Leptomeningeal Metastases of the Spine: A Systematic Review

Anticancer Res. 2022 Feb;42(2):619-628. doi: 10.21873/anticanres.15519.


Background/aim: Leptomeningeal metastases (LMs) of the spine have complex management. We reviewed the literature on spine LMs.

Materials and methods: PubMed, EMBASE, Scopus, Web-of-Science, and Cochrane were searched following the PRISMA guidelines to include studies of spine LMs.

Results: We included 46 studies comprising 72 patients. The most frequent primary tumors were lung (19.4%) and breast cancers (19.4%). Median time from primary tumors was 12 months (range=0-252 months). Cauda equina syndrome occurred in 34 patients (48.6%). Nodular spine LMs (63.6%) were more frequent. Concurrent intracranial LMs were present in 27 cases (50.9%). Cerebrospinal fluid cytology was positive in 31 cases (63.6%). Cases were managed using palliative steroids (73.6%) with locoregional radiotherapy (55.6%) chemotherapy (47.2%), or decompressive laminectomy (8.3%). Post-treatment symptom improvement (32%) and favorable radiological response (28.3%) were not different based on treatment (p=0.966; p=0.727). Median overall-survival was 3 months (range=0.3-60 months), not significantly different between radiotherapy and chemotherapy (p=0.217).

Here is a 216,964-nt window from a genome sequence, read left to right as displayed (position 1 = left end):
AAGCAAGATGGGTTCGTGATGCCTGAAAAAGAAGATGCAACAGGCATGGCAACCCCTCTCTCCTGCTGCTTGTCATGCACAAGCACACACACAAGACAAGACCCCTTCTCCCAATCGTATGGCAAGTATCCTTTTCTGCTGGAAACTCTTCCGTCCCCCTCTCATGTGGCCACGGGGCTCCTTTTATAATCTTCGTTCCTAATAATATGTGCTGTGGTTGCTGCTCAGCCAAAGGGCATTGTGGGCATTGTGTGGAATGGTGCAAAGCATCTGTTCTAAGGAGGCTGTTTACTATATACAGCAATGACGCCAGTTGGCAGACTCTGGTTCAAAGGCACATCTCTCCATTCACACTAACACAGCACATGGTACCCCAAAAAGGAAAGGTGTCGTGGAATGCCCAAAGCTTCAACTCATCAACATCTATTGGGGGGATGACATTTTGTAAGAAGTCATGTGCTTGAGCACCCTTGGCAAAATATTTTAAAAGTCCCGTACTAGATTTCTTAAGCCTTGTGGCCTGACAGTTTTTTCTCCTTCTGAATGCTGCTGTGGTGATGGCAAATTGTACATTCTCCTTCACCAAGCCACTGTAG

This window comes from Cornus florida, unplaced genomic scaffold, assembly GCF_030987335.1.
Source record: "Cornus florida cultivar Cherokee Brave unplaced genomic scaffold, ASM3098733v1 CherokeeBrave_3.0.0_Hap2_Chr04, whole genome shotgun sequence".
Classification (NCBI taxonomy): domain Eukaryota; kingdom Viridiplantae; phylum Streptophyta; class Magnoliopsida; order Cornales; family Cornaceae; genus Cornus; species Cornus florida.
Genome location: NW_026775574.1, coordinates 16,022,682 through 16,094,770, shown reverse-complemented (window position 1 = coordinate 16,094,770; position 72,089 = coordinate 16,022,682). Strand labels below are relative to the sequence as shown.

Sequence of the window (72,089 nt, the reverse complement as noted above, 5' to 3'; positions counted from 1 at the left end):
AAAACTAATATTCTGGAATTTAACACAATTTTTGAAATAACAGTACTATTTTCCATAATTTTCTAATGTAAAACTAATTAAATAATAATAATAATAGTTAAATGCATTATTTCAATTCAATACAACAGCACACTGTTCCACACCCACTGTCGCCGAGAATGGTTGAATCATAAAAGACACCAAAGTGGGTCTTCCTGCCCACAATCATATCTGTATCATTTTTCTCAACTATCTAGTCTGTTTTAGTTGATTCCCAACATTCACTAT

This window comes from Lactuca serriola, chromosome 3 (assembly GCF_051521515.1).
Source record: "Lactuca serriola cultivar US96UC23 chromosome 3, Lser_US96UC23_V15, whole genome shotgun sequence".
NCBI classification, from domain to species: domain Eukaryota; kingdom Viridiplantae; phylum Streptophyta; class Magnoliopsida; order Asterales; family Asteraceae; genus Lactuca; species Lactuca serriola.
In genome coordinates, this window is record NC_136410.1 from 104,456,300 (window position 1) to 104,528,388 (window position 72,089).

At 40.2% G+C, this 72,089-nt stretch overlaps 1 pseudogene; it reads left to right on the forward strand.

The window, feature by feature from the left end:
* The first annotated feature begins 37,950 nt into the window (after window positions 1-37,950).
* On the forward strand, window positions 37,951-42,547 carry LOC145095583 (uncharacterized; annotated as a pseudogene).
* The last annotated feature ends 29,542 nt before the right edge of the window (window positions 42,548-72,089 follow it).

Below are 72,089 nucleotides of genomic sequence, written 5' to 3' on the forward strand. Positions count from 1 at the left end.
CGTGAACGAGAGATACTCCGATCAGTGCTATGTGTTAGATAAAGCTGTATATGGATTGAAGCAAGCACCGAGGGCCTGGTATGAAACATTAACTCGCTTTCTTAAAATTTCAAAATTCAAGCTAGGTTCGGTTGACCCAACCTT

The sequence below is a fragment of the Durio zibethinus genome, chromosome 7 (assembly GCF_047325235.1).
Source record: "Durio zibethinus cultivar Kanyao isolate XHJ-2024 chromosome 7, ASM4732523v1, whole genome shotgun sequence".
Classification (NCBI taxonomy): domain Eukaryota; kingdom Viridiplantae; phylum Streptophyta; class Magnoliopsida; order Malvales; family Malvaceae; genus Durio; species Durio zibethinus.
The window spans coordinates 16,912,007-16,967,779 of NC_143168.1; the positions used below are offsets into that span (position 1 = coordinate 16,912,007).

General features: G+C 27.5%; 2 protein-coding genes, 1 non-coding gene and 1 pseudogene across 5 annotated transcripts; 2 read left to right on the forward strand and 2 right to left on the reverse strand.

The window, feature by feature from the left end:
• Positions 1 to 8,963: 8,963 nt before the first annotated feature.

Conclusion: Spine LMs have poor prognoses. Radiotherapy, chemotherapy, and surgery are only palliative, as described for intracranial LMs.

Keywords: Leptomeningeal metastases; radiotherapy; spine metastases; spine surgery; spine tumors; systematic review.

Publication types

  • Systematic Review

MeSH terms

  • Adult
  • Aged
  • Aged, 80 and over
  • Female
  • Humans
  • Male
  • Meningeal Neoplasms / mortality
  • Meningeal Neoplasms / secondary*
  • Meningeal Neoplasms / therapy
  • Middle Aged
  • Palliative Care
  • Prognosis
  • Spinal Cord Neoplasms / mortality
  • Spinal Cord Neoplasms / secondary*
  • Spinal Cord Neoplasms / therapy
  • Survival Rate